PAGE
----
Michoacan avocado farmer Michoacan farmer checks his crops. It's believed that avocado production in Mexico has decreased 8%. USDA

Avocado price at its highest level in 24 years

The cost of the 'green gold' has skyrocketed by 81% this year

Mexico, the world’s biggest exporter of avocados, is currently seeing the highest prices for the fruit since 1998.

A price index of avocados in Michoacán, Mexico’s biggest avocado-producing state, shows that the cost of the fruit has surged 81% this year to 760 pesos (almost US $38) for a 9-kilogram crate.

David Magaña, an analyst at financial services company Rabobank International, said two factors had caused the price jump: fewer avocados and inflation.

It’s believed that Mexican avocado production declined 8% in the 2021–22 agricultural year, following record harvests in 2020–2021 recorded by the United States Department of Agriculture.

Mexico’s farmers account for more than 80% of the avocado consumed in the United States. Such huge demand has made the fruit’s production here so valuable that it is often termed “green gold.” Per capita consumption of avocados in the U.S. has more than doubled since 2010 to more than 4 kilos, according to Rabobank.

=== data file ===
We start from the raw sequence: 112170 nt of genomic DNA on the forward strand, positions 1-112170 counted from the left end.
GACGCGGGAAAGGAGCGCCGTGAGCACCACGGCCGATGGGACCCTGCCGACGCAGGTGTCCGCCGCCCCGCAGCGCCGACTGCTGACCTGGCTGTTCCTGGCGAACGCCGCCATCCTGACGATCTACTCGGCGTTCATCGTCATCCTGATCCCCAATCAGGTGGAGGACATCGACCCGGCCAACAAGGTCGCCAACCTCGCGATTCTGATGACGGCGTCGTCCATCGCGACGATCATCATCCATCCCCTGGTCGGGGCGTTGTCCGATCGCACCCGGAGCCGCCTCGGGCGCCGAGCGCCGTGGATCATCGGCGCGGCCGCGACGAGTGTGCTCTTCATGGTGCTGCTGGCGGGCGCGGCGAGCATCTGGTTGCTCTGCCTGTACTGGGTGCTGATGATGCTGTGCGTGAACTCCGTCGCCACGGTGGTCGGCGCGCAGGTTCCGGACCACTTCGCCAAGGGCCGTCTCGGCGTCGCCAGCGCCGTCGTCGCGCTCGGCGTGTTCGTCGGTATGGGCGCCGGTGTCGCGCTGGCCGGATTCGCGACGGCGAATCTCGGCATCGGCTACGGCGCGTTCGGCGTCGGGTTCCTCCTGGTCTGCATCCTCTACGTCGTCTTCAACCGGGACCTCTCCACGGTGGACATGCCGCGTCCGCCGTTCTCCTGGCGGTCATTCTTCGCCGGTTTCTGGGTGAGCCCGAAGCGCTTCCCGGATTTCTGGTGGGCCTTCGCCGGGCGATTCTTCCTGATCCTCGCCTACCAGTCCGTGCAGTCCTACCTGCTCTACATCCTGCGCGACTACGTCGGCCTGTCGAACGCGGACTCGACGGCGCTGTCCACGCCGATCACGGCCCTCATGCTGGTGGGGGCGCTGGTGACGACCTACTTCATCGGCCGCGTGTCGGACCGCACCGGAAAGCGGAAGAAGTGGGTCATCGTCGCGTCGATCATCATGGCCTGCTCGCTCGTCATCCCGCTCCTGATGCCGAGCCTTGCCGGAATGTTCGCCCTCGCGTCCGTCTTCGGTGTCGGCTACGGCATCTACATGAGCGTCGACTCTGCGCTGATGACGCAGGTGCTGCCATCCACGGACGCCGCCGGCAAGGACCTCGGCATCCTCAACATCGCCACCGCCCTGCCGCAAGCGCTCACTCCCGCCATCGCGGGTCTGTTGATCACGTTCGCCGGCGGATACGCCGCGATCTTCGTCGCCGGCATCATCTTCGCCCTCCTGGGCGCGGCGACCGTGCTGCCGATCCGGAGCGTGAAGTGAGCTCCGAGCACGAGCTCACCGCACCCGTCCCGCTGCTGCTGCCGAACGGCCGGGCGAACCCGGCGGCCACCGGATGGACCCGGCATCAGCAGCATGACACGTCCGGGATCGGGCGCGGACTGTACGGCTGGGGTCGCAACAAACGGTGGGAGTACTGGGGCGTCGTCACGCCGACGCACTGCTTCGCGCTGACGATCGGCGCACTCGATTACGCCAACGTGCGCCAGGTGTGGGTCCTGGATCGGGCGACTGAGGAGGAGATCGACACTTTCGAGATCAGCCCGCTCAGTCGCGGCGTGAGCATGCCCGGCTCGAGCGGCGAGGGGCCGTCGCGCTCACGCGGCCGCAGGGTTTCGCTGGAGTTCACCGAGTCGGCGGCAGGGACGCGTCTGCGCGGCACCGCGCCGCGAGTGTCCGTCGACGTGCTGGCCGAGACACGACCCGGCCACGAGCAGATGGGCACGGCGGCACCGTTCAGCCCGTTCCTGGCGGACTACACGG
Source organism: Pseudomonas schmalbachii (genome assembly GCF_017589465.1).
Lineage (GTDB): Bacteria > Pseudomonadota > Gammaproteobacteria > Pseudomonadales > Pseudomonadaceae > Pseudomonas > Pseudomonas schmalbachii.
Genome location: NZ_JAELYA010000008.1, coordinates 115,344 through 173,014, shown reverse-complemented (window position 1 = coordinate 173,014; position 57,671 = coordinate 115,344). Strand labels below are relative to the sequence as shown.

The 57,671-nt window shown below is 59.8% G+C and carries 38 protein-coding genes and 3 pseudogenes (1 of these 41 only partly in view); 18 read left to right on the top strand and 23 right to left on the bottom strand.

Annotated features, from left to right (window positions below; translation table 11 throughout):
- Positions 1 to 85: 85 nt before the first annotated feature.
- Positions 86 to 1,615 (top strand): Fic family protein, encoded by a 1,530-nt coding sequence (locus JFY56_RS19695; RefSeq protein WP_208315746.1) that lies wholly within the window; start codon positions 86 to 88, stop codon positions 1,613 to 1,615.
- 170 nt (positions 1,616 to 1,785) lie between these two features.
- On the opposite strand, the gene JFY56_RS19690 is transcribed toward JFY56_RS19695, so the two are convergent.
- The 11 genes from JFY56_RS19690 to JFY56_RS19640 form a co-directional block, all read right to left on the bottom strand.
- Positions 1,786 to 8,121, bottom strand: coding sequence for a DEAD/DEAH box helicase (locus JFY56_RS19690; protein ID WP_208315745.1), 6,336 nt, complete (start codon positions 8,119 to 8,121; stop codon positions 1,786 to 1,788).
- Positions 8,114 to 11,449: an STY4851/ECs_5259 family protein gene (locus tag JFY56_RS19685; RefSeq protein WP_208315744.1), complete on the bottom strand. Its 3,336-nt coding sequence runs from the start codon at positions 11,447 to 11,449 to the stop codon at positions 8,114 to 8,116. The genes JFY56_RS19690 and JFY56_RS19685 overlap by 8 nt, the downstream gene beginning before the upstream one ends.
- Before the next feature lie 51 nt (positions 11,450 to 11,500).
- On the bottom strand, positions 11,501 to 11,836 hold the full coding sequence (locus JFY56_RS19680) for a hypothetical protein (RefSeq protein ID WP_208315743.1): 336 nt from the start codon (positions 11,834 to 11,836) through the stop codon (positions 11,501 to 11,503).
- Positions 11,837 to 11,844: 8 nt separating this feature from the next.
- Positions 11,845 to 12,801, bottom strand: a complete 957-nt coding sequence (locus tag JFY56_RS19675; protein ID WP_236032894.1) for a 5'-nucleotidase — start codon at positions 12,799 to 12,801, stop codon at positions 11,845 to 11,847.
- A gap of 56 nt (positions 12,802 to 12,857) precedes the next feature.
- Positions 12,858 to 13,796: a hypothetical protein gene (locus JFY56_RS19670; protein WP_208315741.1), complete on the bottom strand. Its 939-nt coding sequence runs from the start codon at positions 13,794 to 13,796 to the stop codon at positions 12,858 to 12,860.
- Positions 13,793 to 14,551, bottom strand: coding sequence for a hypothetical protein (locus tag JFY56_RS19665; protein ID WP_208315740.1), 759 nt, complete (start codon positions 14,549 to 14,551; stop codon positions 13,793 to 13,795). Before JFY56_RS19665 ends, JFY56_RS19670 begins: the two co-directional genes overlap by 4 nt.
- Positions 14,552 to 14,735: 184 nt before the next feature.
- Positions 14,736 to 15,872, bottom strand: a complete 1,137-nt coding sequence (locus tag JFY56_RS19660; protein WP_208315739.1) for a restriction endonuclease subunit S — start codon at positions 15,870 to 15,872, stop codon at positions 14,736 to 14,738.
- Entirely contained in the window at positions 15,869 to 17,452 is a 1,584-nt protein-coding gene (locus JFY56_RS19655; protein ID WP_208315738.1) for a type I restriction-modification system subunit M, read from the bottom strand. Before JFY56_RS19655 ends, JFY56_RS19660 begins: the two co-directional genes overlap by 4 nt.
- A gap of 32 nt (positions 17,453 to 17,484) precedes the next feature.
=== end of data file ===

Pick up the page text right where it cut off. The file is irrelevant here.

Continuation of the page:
avocado farmer mexico
Mexico outstrips other countries worldwide in avocado exports and accounts for more than 80% of U.S. consumption.

The other half of the higher price equation is inflation: Mexico’s rate hit 7.29% in the first half of March, while U.S. inflation hit 7.9% in February, a 40-year high.

The largest U.S. avocado distributor, Mission Produce, has raised its prices by 50%. The company’s executive director, Steve Barnard, said international competition for the highly prized fruit had kept its cost high.

“Partially offsetting price gains was an 18% decrease in avocado volume sold, which was primarily driven by lower supply, but [it was] exacerbated by price sensitivity in select international markets that competed for lower-cost sources of fruit,” he said in Mission Produce’s first-quarter earnings report.

In California, which supplies about 15% of U.S. demand, production is forecast to increase this year. However, Magaña said that California’s production levels were “clearly not enough to meet the growing demand for avocado in the United States.”

The shortfall in avocado production is more bad news for Mexican producers and U.S. distributors: the U.S. government suspended imports of avocados for a week in February in light of a threatening phone call received by a Michoacán-based U.S. inspector. Citibanamex estimated the suspension cost avocado producers US $7.7 million per day.

With reports from Reforma

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